Being happy – How does it work?
Being happy is a difficult feat. Yet, often we find it is only the simplest thing that encourages a smile or a laugh. These are voluntary factors or events that occur in your life, for instance if your partner proposes, or if it is your birthday. Of course there are also voluntary factors which decrease happiness. The focus of this article however is on involuntary factors that affect happiness. This is where the science of your body comes in!
One example of a scientific element that increases happiness is oxytocin, a hormone which the brain releases when people hug. Childbirth and breastfeeding release oxytocin, meaning that women experience higher levels of the hormone. However, the body also produces oxytocin when people hug. It is produced by the hypothalamus in the brain, and scientists link it to the formation of romantic relationships. As a result of this, oxytocin is commonly labelled the ‘love’ hormone.
It is well known that chemicals called endorphins boost your mood and make you feel good. The brain releases endorphins when you exercise, laugh or engage in sexual activity. These chemicals not only provide pain relief, but also create the sensation of pleasure and happiness. Endorphins could also help to fight mental illnesses such as depression by boosting self-esteem. However, there is no research to prove this as of yet, and the amount of endorphins released may vary from person to person.
Actions and behaviours also have psychological effects. Acts of altruism or helping others activate areas in the brain associated with pleasure and reward. The Framingham Heart Study in 2008 showed that emotions such as happiness transfer from one person to another through mimicking behaviours and expressions. The researchers also examined social networks, for example families, and concluded that ‘happy people tend to be connected to one another.’ Then simply the presence of a happy person influences your personal sense of happiness.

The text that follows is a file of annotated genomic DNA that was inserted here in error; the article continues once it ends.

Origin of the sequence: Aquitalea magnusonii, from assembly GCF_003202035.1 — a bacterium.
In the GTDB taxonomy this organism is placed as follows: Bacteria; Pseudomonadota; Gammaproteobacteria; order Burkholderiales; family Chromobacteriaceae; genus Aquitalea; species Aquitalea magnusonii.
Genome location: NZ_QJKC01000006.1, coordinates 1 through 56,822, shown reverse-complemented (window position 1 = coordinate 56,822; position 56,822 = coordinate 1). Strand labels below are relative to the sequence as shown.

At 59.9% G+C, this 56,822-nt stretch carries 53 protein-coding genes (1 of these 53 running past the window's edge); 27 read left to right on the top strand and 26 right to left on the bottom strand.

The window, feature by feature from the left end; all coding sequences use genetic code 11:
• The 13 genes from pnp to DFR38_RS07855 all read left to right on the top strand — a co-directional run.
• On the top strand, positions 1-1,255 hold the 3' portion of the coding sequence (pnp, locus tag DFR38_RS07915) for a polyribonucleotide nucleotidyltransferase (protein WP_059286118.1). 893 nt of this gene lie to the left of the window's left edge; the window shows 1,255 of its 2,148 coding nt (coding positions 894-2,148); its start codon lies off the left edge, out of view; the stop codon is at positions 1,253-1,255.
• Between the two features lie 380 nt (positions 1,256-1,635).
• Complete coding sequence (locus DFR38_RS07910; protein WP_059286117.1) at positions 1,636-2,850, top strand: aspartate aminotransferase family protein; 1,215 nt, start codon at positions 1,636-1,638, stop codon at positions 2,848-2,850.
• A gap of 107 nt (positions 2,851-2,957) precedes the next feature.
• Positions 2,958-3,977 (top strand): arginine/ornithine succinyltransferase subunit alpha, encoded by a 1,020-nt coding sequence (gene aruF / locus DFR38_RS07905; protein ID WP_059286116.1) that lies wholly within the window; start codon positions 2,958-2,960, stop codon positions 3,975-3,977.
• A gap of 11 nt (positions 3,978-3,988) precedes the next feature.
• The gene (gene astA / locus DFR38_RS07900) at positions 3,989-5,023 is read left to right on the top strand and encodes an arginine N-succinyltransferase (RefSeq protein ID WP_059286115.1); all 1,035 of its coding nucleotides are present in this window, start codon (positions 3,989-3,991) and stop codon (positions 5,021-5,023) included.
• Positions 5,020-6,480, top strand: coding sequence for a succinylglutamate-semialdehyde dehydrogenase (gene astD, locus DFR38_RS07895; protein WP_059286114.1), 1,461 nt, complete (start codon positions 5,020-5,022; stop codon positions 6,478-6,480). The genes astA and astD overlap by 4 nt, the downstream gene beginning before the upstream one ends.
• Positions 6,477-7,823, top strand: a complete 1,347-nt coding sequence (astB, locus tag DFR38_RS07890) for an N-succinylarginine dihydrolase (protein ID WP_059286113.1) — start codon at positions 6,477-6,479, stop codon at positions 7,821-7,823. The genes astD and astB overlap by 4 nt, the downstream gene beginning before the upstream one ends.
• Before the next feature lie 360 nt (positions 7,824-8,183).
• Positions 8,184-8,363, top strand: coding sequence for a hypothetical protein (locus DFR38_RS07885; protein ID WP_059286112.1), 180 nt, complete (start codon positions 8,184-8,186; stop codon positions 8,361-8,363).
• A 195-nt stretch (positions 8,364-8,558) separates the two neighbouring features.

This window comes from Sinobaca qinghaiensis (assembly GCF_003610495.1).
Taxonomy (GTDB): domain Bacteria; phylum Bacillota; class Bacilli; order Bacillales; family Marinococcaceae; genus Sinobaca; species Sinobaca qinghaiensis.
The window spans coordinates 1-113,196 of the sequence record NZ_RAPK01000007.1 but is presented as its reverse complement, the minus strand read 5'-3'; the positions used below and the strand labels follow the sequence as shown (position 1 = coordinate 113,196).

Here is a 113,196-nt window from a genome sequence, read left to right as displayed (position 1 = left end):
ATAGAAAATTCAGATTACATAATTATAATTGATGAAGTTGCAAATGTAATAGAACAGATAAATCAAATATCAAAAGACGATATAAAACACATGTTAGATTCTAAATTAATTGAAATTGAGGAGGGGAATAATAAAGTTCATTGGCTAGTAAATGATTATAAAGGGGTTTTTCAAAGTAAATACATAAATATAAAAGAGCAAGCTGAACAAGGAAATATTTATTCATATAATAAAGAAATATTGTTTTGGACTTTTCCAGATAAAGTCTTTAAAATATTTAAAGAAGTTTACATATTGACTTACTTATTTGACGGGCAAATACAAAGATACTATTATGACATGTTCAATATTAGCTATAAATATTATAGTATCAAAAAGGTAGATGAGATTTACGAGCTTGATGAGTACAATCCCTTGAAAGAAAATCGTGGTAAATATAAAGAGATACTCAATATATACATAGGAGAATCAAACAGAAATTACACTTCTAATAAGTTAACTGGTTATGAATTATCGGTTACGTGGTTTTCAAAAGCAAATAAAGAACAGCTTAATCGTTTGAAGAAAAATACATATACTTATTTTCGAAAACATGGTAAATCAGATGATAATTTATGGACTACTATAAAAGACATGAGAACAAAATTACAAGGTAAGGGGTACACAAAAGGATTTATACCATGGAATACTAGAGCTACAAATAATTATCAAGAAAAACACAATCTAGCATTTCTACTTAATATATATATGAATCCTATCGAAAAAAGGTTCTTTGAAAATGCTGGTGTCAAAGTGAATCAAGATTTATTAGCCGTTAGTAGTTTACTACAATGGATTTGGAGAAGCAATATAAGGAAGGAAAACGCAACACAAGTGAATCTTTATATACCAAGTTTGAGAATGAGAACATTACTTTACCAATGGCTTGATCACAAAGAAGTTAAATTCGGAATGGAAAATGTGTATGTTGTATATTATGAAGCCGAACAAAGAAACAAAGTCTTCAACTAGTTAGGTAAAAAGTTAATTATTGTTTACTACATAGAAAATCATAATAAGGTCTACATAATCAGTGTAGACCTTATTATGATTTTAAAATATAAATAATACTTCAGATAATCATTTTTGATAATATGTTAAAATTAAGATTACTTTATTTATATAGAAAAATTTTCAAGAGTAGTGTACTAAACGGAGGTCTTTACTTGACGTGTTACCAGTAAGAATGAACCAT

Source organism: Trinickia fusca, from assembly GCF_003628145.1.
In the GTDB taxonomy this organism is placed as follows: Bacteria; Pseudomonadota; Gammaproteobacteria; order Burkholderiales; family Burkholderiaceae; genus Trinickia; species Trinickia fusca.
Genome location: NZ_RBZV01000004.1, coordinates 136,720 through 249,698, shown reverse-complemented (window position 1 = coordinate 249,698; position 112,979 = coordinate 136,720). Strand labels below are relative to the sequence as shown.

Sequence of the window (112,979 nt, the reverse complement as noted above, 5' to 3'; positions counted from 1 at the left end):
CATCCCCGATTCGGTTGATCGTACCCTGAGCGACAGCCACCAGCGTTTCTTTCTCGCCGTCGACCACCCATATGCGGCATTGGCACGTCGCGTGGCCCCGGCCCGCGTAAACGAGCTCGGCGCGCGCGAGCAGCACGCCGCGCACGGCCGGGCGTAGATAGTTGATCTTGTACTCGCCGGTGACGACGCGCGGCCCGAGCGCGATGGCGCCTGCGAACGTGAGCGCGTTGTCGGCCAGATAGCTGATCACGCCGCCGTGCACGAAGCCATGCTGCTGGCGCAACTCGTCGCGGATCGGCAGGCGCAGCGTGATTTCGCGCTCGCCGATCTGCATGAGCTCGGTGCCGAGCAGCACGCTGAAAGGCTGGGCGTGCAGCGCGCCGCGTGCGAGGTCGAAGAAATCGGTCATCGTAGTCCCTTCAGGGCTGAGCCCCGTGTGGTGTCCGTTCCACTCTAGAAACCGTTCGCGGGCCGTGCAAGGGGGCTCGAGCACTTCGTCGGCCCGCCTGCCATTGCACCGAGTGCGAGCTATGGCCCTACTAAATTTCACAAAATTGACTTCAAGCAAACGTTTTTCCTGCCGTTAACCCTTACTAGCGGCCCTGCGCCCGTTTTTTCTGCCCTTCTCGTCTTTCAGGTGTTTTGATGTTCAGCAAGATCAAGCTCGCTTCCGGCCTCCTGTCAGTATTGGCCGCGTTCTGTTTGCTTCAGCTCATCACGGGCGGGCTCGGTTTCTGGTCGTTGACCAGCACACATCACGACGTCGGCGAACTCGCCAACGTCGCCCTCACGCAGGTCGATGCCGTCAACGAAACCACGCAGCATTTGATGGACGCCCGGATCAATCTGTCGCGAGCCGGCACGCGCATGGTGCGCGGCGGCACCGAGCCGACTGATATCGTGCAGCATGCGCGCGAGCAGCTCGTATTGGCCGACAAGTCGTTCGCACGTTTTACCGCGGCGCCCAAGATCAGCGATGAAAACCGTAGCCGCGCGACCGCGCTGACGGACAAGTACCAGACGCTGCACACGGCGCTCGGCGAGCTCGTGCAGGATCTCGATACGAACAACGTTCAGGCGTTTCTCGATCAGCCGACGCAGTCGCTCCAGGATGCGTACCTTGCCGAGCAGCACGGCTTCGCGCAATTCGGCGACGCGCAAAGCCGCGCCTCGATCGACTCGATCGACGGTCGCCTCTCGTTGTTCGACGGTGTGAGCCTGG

Some psychologists and scientists believe positive, happy relationships and friendships ward off illness, as the brain controls mechanisms linked to illnesses. Furthermore, researchers believe that friendship has a much bigger impact on happiness than factors such as money. In 2006, Professor Oswald at Warwick University estimated that the sum of £50,000 makes up the happiness you lose when you don’t have friends. Read more about this here.
A lot of these scientific and involuntary responses to happiness involve voluntary action such as partaking in exercise or making friends. Yet, the body helps you by ensuring that you get the best and most positive feeling out of the experience. Aren’t human beings clever? To reach the height of happiness, you and your body must work together. As long as you do your bit and put in the effort, your body and brain delivers the rest!
Feeling healthy can also have positive impacts on our emotional wellbeing. Our Lymphatic Vacuum Massage is ideal for this, as it encourages the flow of the lymphatic system which flushes toxins out of the body. It can also help with blotchiness of the skin and provide relief from pain, making you feel better inside and out!